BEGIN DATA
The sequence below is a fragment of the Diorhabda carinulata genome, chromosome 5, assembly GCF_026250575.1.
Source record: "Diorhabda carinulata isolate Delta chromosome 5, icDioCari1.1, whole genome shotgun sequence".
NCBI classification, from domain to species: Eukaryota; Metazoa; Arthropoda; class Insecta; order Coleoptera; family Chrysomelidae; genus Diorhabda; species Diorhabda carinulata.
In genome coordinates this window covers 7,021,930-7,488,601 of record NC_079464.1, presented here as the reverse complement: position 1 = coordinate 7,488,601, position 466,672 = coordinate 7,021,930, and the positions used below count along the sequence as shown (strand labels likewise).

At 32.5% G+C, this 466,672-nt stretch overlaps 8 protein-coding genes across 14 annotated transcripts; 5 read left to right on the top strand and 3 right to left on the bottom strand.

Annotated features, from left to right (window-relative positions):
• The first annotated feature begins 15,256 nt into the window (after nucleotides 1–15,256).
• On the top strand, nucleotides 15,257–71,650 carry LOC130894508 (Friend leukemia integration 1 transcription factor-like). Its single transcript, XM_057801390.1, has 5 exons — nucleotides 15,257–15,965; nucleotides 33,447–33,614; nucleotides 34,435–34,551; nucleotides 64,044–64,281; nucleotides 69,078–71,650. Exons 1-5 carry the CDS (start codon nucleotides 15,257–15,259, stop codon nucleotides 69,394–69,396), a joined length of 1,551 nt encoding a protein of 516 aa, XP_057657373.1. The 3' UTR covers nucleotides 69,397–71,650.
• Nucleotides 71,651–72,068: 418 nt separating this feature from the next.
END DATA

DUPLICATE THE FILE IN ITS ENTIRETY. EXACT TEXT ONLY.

The sequence below is a fragment of the Diorhabda carinulata genome, chromosome 5, assembly GCF_026250575.1.
Source record: "Diorhabda carinulata isolate Delta chromosome 5, icDioCari1.1, whole genome shotgun sequence".
NCBI classification, from domain to species: Eukaryota; Metazoa; Arthropoda; class Insecta; order Coleoptera; family Chrysomelidae; genus Diorhabda; species Diorhabda carinulata.
In genome coordinates this window covers 7,021,930-7,488,601 of record NC_079464.1, presented here as the reverse complement: position 1 = coordinate 7,488,601, position 466,672 = coordinate 7,021,930, and the positions used below count along the sequence as shown (strand labels likewise).

At 32.5% G+C, this 466,672-nt stretch overlaps 8 protein-coding genes across 14 annotated transcripts; 5 read left to right on the top strand and 3 right to left on the bottom strand.

Annotated features, from left to right (window-relative positions):
• The first annotated feature begins 15,256 nt into the window (after nucleotides 1–15,256).
• On the top strand, nucleotides 15,257–71,650 carry LOC130894508 (Friend leukemia integration 1 transcription factor-like). Its single transcript, XM_057801390.1, has 5 exons — nucleotides 15,257–15,965; nucleotides 33,447–33,614; nucleotides 34,435–34,551; nucleotides 64,044–64,281; nucleotides 69,078–71,650. Exons 1-5 carry the CDS (start codon nucleotides 15,257–15,259, stop codon nucleotides 69,394–69,396), a joined length of 1,551 nt encoding a protein of 516 aa, XP_057657373.1. The 3' UTR covers nucleotides 69,397–71,650.
• Nucleotides 71,651–72,068: 418 nt separating this feature from the next.